At its core, the show revolves around the battle between Chuck and Axe to destroy each other. That was shaken up last season by Taylor, but it now seems to be returning to the battle royale.
Levien: One of the things that made the battle and the friction between Chuck and Axe really work was that although in many ways they are different, they also share similar characteristics. They want to be the person calling the shots. They believe completely in their vision of the world. They both use power to satisfy their own agendas. We had a good time playing that out for a couple of years.
When they found themselves in a situation where they needed to make an alliance to save their own skin, we thought it would be a fascinating opportunity to tell that story and to realize how potent they would be as an allied force. But when you’re dealing with two characters with massive egos and worldviews, those kinds of alliances can only survive for a finite amount of time. So without giving spoilers, we’re going to see how long two people like that can be rowing in the same direction before they decide who should be in charge of the boat.
Koppelman: Toward the end of last season, Chuck has a realization, whether he is right in his analysis or not. He is certain he is right, that the root of all his troubles — what led him away from the most honorable version of himself — is Bobby Axelrod. Once he has that realization, he has to move toward eliminating Axe.
What can you tell us about Julianna Margulies and Corey Stoll coming aboard?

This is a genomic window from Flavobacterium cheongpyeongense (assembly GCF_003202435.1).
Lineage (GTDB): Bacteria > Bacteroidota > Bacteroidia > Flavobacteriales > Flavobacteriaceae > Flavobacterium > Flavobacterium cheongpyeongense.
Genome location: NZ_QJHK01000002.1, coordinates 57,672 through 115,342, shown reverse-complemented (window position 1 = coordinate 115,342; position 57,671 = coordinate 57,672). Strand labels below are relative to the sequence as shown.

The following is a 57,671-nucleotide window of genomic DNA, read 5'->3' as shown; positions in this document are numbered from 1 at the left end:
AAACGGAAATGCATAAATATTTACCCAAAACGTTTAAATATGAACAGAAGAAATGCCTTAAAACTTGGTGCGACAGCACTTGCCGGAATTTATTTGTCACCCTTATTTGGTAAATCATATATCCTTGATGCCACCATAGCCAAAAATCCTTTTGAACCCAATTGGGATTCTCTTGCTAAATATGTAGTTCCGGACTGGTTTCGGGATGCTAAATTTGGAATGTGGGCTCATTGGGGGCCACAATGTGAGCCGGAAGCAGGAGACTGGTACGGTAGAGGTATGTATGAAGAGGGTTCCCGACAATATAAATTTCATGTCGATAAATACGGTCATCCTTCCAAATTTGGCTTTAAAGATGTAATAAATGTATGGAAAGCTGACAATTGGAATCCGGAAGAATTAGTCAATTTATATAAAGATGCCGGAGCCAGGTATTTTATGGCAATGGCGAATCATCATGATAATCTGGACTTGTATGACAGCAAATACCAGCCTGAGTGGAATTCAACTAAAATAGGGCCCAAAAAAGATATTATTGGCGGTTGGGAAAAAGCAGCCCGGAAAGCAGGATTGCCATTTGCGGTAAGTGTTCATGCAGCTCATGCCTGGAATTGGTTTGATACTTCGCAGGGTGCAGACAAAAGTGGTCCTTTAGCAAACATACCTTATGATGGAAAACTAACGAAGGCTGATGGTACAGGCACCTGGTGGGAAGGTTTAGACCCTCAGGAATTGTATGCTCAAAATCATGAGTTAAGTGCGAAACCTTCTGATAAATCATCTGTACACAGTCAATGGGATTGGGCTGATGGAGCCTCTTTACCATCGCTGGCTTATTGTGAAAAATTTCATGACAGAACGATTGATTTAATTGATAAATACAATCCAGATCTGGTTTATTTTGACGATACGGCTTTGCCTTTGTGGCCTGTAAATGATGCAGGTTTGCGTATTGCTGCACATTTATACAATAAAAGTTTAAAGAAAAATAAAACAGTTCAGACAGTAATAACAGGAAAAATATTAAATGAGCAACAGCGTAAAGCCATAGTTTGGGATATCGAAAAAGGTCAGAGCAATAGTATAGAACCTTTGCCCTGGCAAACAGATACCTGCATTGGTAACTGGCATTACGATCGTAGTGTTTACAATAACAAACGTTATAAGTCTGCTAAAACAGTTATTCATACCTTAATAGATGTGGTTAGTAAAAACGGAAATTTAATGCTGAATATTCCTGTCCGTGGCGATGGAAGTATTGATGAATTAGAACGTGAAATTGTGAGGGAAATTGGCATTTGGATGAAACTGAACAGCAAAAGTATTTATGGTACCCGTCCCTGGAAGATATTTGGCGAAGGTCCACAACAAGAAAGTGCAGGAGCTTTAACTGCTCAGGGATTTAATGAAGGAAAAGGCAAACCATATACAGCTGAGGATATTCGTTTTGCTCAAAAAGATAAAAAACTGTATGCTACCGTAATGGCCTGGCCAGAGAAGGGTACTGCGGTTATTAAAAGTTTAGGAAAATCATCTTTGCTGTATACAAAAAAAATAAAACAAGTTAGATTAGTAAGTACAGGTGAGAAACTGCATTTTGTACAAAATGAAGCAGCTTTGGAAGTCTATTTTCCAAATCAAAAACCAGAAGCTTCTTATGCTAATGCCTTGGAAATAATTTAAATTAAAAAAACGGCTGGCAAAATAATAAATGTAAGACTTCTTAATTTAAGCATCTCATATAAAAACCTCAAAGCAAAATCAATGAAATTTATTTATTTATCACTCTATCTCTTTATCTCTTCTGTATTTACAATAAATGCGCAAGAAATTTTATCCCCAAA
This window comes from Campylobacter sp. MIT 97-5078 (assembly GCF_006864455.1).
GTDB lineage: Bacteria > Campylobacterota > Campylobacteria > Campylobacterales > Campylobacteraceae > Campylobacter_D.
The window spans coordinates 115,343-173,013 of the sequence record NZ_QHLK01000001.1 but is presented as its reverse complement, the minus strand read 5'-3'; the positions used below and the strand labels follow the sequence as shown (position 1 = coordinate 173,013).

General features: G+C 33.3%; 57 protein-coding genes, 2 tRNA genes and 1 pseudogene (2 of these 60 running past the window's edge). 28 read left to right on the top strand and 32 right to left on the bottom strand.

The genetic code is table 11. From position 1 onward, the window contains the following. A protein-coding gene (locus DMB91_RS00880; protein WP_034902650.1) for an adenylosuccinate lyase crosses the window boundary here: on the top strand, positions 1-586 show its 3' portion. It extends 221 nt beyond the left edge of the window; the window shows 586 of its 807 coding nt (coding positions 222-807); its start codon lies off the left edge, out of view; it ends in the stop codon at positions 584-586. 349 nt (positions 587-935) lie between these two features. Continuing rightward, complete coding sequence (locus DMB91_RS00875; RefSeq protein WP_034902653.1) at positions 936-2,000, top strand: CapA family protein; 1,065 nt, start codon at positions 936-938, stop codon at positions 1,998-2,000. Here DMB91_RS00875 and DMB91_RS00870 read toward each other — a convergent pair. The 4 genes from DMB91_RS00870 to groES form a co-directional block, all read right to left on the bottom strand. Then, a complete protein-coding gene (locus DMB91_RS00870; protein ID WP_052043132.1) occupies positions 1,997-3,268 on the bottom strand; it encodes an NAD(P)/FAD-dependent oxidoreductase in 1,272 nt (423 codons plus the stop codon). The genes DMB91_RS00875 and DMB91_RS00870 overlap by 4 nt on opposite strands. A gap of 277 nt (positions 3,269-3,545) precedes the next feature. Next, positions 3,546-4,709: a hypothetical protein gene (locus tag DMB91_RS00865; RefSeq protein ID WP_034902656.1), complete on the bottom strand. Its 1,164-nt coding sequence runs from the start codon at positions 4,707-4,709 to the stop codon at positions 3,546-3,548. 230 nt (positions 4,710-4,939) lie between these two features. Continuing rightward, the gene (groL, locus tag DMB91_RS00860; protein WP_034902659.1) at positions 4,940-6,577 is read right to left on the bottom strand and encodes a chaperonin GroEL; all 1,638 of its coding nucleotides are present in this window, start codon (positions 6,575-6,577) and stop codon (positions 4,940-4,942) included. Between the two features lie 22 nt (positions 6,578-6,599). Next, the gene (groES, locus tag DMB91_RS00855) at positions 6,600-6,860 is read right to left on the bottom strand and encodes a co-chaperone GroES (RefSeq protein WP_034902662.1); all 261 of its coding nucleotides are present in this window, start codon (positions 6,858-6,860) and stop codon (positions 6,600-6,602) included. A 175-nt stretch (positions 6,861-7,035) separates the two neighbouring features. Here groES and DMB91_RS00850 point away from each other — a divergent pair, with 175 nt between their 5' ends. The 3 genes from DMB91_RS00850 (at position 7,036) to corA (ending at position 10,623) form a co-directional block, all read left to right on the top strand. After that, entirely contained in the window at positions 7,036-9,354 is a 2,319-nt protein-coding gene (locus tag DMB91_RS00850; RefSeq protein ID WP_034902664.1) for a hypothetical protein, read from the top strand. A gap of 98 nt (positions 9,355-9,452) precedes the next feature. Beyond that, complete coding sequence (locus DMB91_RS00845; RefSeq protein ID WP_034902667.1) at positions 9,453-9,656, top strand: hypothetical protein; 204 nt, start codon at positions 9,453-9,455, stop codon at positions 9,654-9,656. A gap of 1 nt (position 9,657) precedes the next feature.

Levien: Corey plays Mike Prince, originality from the Midwest. He’s a business operator and investor. He’s basically got the same net worth as Axe. He’s devoted himself toward the public good in many ways, which is grating to Axe. Julianna comes into the story in a different way. We don’t want to spoil how she and Chuck come together but she is a sociology professor and a bestselling author in the world of relationships and sexuality. She and Chuck have a very interesting relationship.
What has been the reaction to Taylor playing such a major part of the “Billions” universe? Asia is such a fascinating performer.
Koppelman: This is the perfect meeting between a character and an actor. Taylor is every bit as smart as Axe and Chuck and Wendy. [They] began the show with the keenest moral conscience of any of them. For us, [they are] the canary in the mine. But instead of oxygen, what the canary is showing us is about temptation — whether anybody can retain their moral grounding with the level of temptation and opportunity that the financial world makes available. Asia is able to articulate that journey with rigorous and ruthless honesty.
What’s in store for Wendy?
Levien: Maggie is an incredible actor. What she pulls off is just amazing. She is playing someone who is now determined to be responsible for their own happiness. But as we all know, just because you break up with someone doesn’t mean they’re out of your life. Complications always seem to find their way in.
With its cast and pedigree, “Billions” ranks high among the elite dramas on TV. Does it bother you that the series has not gotten more Emmy recognition?
Koppelman: It’s always wonderful to be recognized by your peers. But we are so lucky to be able to make the exact show we want to make. We have been best friends since we were 15 years old and we get to make this show, work with this mind-bogglingly great cast, amazing directors and this network, which has been the greatest creative partner in our entire careers. We don’t give any oxygen to this question about the Emmys. We have absolutely no rancor or bitterness about it.
Levien: The only thing we talk about occasionally in terms of injustice is how some of our actors and directors and filmmaking partners don’t get recognized. We feel it’s a shame. This cast is more than deserving, and we wish that for their own sake they would be nominated and win awards because it seems right.